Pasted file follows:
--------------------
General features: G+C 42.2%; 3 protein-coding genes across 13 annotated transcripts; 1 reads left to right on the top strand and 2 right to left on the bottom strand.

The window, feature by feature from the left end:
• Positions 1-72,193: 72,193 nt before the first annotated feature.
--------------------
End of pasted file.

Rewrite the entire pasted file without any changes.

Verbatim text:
General features: G+C 42.2%; 3 protein-coding genes across 13 annotated transcripts; 1 reads left to right on the top strand and 2 right to left on the bottom strand.

The window, feature by feature from the left end:
• Positions 1-72,193: 72,193 nt before the first annotated feature.